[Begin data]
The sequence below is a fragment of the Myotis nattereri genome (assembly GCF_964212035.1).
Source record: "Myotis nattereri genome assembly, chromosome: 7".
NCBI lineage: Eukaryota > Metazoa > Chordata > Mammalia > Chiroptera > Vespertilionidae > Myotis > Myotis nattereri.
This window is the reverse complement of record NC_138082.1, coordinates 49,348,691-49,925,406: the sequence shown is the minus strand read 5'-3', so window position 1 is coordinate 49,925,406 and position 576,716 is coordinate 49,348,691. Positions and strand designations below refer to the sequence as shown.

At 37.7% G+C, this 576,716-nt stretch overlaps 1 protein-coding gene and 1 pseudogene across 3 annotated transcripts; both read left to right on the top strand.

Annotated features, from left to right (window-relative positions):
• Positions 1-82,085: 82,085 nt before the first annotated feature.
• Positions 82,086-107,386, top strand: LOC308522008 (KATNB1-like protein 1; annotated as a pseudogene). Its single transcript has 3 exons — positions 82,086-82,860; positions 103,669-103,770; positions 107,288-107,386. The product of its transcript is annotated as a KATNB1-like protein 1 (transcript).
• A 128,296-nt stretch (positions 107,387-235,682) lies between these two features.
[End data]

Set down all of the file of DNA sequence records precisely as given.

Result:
The sequence below is a fragment of the Myotis nattereri genome (assembly GCF_964212035.1).
Source record: "Myotis nattereri genome assembly, chromosome: 7".
NCBI lineage: Eukaryota > Metazoa > Chordata > Mammalia > Chiroptera > Vespertilionidae > Myotis > Myotis nattereri.
This window is the reverse complement of record NC_138082.1, coordinates 49,348,691-49,925,406: the sequence shown is the minus strand read 5'-3', so window position 1 is coordinate 49,925,406 and position 576,716 is coordinate 49,348,691. Positions and strand designations below refer to the sequence as shown.

At 37.7% G+C, this 576,716-nt stretch overlaps 1 protein-coding gene and 1 pseudogene across 3 annotated transcripts; both read left to right on the top strand.

Annotated features, from left to right (window-relative positions):
• Positions 1-82,085: 82,085 nt before the first annotated feature.
• Positions 82,086-107,386, top strand: LOC308522008 (KATNB1-like protein 1; annotated as a pseudogene). Its single transcript has 3 exons — positions 82,086-82,860; positions 103,669-103,770; positions 107,288-107,386. The product of its transcript is annotated as a KATNB1-like protein 1 (transcript).
• A 128,296-nt stretch (positions 107,387-235,682) lies between these two features.